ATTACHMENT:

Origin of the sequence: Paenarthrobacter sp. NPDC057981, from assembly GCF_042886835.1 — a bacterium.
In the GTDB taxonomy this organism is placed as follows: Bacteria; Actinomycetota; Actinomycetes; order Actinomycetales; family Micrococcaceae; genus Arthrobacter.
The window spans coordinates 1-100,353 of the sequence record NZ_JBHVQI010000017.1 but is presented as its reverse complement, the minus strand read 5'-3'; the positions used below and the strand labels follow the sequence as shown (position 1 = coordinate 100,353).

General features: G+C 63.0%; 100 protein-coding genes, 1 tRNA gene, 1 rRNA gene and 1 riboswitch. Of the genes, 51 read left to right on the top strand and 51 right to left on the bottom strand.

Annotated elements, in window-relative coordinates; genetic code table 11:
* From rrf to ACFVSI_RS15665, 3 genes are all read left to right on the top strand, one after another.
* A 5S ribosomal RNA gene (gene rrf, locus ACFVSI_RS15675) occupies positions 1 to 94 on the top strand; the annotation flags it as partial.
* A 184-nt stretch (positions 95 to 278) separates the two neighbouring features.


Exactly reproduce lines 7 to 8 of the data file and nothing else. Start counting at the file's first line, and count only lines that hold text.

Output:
* A 5S ribosomal RNA gene (gene rrf, locus ACFVSI_RS15675) occupies positions 1 to 94 on the top strand; the annotation flags it as partial.
* A 184-nt stretch (positions 95 to 278) separates the two neighbouring features.